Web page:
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Battling COVID-19: ‘Is this my death march?’

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Before her two children got out of school for spring break, Esther Woodson did what any mother would do to prepare for an extended at-home stay with teenage boys: she went grocery shopping.

But even standing in line at Meijer, she felt unusually tired.

That was March 16. Three days later, Woodson was diagnosed with COVID-19.

“Your lungs feel so heavy,” she said. “It’s a heavy feeling in your lungs, like they’re working triple time just trying to do normal bodily functions.”

There were signs a week earlier, when Woodson noticed some breathing difficulties. It got bad enough that she went to the emergency room March 14, where she was diagnosed with pneumonia in her left lung and got a prescription.

Woodson, 43, felt very similar to when she had walking pneumonia six years ago.

This was relatively early in the COVID-19 health crisis. The World Health Organization declared COVID-19 a pandemic only three days prior to Woodson going to the emergency room. On March 14, Indiana had confirmed 15 positive cases, and it was just becoming evident that community spread was happening.

Before Woodson was admitted to IU Health West Hospital on March 17, she had trouble doing something as simple as walking from the living room to the kitchen.

“I was literally out of breath,” she said.

Woodson lost her strength — physically and mentally — at the hospital.

After the doctor told her she was getting tested for COVID-19, they wheeled her off to a special unit for patients. Her husband, Kevin, who had been allowed to stay with her in the emergency room, wasn’t allowed to go with her to the COVID-19 wing.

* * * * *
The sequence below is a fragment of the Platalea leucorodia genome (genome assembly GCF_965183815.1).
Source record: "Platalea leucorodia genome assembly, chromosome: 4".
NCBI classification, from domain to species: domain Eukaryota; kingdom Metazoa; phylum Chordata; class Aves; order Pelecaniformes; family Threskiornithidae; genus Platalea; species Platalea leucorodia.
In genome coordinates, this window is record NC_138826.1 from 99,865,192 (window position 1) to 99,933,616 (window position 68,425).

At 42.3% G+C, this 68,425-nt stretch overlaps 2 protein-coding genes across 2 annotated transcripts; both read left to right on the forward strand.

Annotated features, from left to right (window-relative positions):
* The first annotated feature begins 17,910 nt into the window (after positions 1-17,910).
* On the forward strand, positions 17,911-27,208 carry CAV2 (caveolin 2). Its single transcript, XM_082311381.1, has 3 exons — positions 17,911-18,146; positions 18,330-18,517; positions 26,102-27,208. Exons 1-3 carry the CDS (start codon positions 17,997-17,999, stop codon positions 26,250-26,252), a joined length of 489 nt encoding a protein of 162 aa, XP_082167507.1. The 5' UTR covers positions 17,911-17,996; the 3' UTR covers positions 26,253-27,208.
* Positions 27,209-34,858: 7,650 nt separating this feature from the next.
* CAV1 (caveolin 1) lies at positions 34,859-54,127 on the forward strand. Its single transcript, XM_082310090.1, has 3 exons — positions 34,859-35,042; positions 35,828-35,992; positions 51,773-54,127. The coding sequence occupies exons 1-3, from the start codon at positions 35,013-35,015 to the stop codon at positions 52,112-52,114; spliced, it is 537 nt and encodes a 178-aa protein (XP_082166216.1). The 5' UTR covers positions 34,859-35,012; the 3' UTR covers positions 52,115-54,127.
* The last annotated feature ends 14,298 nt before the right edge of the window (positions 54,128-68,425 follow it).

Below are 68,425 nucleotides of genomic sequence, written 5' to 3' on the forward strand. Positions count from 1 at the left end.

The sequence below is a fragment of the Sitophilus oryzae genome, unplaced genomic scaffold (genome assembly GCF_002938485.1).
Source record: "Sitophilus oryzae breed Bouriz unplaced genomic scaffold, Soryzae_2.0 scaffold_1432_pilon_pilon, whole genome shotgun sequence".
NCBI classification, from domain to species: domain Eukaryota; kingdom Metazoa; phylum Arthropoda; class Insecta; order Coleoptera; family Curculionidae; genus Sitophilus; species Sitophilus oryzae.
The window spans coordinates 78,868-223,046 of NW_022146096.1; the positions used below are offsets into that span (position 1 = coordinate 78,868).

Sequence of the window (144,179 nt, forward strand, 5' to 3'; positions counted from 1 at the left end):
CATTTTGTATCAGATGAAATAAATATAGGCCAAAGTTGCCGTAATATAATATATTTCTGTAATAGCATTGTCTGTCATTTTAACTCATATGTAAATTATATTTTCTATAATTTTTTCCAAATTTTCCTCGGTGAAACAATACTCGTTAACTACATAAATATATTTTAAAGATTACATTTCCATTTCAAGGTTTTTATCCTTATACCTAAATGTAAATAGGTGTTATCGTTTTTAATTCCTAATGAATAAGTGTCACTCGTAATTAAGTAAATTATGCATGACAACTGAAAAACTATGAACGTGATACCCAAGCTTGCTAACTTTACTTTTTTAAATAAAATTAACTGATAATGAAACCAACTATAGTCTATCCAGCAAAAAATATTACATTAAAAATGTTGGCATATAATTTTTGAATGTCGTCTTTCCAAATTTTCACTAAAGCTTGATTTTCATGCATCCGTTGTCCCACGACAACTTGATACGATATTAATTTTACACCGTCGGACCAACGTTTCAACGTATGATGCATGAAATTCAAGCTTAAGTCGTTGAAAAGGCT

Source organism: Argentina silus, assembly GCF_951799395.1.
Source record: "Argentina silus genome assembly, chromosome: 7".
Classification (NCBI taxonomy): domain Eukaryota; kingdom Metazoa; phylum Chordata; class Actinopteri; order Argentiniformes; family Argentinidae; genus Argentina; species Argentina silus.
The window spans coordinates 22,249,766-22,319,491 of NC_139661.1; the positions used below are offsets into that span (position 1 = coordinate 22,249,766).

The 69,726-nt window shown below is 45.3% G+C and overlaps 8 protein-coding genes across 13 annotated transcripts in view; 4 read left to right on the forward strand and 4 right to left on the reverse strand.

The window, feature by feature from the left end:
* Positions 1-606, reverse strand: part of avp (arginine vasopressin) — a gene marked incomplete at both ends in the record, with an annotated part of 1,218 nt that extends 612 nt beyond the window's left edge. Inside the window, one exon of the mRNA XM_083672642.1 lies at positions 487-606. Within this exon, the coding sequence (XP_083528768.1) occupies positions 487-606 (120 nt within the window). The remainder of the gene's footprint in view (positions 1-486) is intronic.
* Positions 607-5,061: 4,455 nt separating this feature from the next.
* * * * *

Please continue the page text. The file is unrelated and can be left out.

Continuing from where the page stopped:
She was alone.

“Is this my death march?” she thought.

The doctors told Kevin first that Woodson tested positive for COVID-19. He had to tell her over the phone.

“I couldn’t cry,” she said of hearing the news. “I just sat there. It’s like I didn’t have any more tears left in a way. It was like I didn’t believe what my husband was saying.”

The memes on Facebook, they weren’t funny anymore.

Watching the news and seeing the number of confirmed cases continue to rise exponentially was much more terrifying from a hospital bed.

She memorized the routine doctors went through before leaving her room: sanitize the gloves, put them in the trash, put their yellow gown in a bin, sanitize again, put their mask in the trash, sanitize again, open the door, sanitize again and then leave.

“I’m just your average person,” Woodson said. “I wash my hands when I go to the bathroom. … I’m one of those that when I finish in the bathroom, I use the paper towel to open the door. I was doing this stuff prior to this.”

Woodson, who works for Indy Achieves in a downtown building, can’t think of a specific source that spread the virus to her.

Doctors were finally able to lower her fever, which reached 102.8 degrees the morning of March 19, and she was discharged March 20.

“I’ve never felt that lethargic, tired, hot,” Woodson said.

She even became sensitive to light and wanted her room in the hospital as dark as possible.

Going home isn’t the end of the battle with an infectious virus. Woodson has a family — her two sons and a husband — who could have contracted COVID-19 from her in the days prior to going to the hospital and knowing for sure she had it.

Luckily, Woodson said neither of her children have shown symptoms while they stay with their father.

Her husband, Kevin, who also hasn’t shown any symptoms, has helped keep their home sterilized. They sleep in separate rooms and wash her clothes every time she changes. Family and friends deliver groceries while they stay home.

Woodson said she feels “pretty good” now, though her cough will continue to linger as her body fights off the pneumonia.

Her self-quarantine period ends April 5, and Kevin’s ends April 7.

Woodson said she feels different now when learning someone has COVID-19, having lived through it, and she wants Indiana to close everything — from grocery stores to restaurants — except for hospitals.

But more than anything, Woodson just wants people to listen to the health experts who have been stressing the importance of social distancing.

“Go home and sit down, please,” she said.

Contact staff writer Tyler Fenwick at 317-762-7853. Follow him on Twitter @Ty_Fenwick.

Esther Woodson with her two sons, Austin and Justin. Woodson is recovering from COVID-19. (Photo provided)

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